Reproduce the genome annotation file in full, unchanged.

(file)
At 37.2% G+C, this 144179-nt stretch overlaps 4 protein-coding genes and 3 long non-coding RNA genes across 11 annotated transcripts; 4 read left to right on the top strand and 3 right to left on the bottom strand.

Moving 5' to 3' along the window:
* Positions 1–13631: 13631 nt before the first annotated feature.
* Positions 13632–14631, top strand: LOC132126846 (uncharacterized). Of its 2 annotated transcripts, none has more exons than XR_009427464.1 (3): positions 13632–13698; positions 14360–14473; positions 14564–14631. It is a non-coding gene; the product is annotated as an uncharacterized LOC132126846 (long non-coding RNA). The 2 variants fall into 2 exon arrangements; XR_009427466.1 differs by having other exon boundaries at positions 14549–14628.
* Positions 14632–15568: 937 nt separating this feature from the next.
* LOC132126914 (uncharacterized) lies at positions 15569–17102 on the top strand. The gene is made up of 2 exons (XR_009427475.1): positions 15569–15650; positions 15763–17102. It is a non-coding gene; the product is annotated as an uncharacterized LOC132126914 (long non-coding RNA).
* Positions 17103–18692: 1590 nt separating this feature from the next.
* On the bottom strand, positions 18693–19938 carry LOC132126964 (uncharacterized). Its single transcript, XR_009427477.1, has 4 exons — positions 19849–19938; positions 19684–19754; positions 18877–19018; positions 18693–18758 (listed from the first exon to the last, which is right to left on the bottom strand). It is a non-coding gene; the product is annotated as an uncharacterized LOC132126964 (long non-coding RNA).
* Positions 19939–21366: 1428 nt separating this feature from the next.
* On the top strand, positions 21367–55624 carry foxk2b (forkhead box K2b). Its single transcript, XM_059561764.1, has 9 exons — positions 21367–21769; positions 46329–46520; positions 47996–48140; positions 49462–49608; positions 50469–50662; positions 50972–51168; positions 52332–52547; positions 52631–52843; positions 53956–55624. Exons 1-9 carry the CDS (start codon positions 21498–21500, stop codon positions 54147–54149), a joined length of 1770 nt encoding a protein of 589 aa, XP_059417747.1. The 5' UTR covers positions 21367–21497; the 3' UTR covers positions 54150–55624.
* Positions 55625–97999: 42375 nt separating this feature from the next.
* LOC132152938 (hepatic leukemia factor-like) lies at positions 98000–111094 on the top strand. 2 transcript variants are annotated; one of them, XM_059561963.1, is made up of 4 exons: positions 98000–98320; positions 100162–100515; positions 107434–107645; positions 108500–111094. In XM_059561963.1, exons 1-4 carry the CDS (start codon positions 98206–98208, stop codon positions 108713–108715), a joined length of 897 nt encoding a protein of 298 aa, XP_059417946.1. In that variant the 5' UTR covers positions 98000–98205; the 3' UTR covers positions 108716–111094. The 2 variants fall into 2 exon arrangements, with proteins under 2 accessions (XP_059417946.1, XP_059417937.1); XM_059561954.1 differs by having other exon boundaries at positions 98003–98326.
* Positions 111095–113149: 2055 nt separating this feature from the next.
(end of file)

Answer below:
At 37.2% G+C, this 144179-nt stretch overlaps 4 protein-coding genes and 3 long non-coding RNA genes across 11 annotated transcripts; 4 read left to right on the top strand and 3 right to left on the bottom strand.

Moving 5' to 3' along the window:
* Positions 1–13631: 13631 nt before the first annotated feature.
* Positions 13632–14631, top strand: LOC132126846 (uncharacterized). Of its 2 annotated transcripts, none has more exons than XR_009427464.1 (3): positions 13632–13698; positions 14360–14473; positions 14564–14631. It is a non-coding gene; the product is annotated as an uncharacterized LOC132126846 (long non-coding RNA). The 2 variants fall into 2 exon arrangements; XR_009427466.1 differs by having other exon boundaries at positions 14549–14628.
* Positions 14632–15568: 937 nt separating this feature from the next.
* LOC132126914 (uncharacterized) lies at positions 15569–17102 on the top strand. The gene is made up of 2 exons (XR_009427475.1): positions 15569–15650; positions 15763–17102. It is a non-coding gene; the product is annotated as an uncharacterized LOC132126914 (long non-coding RNA).
* Positions 17103–18692: 1590 nt separating this feature from the next.
* On the bottom strand, positions 18693–19938 carry LOC132126964 (uncharacterized). Its single transcript, XR_009427477.1, has 4 exons — positions 19849–19938; positions 19684–19754; positions 18877–19018; positions 18693–18758 (listed from the first exon to the last, which is right to left on the bottom strand). It is a non-coding gene; the product is annotated as an uncharacterized LOC132126964 (long non-coding RNA).
* Positions 19939–21366: 1428 nt separating this feature from the next.
* On the top strand, positions 21367–55624 carry foxk2b (forkhead box K2b). Its single transcript, XM_059561764.1, has 9 exons — positions 21367–21769; positions 46329–46520; positions 47996–48140; positions 49462–49608; positions 50469–50662; positions 50972–51168; positions 52332–52547; positions 52631–52843; positions 53956–55624. Exons 1-9 carry the CDS (start codon positions 21498–21500, stop codon positions 54147–54149), a joined length of 1770 nt encoding a protein of 589 aa, XP_059417747.1. The 5' UTR covers positions 21367–21497; the 3' UTR covers positions 54150–55624.
* Positions 55625–97999: 42375 nt separating this feature from the next.
* LOC132152938 (hepatic leukemia factor-like) lies at positions 98000–111094 on the top strand. 2 transcript variants are annotated; one of them, XM_059561963.1, is made up of 4 exons: positions 98000–98320; positions 100162–100515; positions 107434–107645; positions 108500–111094. In XM_059561963.1, exons 1-4 carry the CDS (start codon positions 98206–98208, stop codon positions 108713–108715), a joined length of 897 nt encoding a protein of 298 aa, XP_059417946.1. In that variant the 5' UTR covers positions 98000–98205; the 3' UTR covers positions 108716–111094. The 2 variants fall into 2 exon arrangements, with proteins under 2 accessions (XP_059417946.1, XP_059417937.1); XM_059561954.1 differs by having other exon boundaries at positions 98003–98326.
* Positions 111095–113149: 2055 nt separating this feature from the next.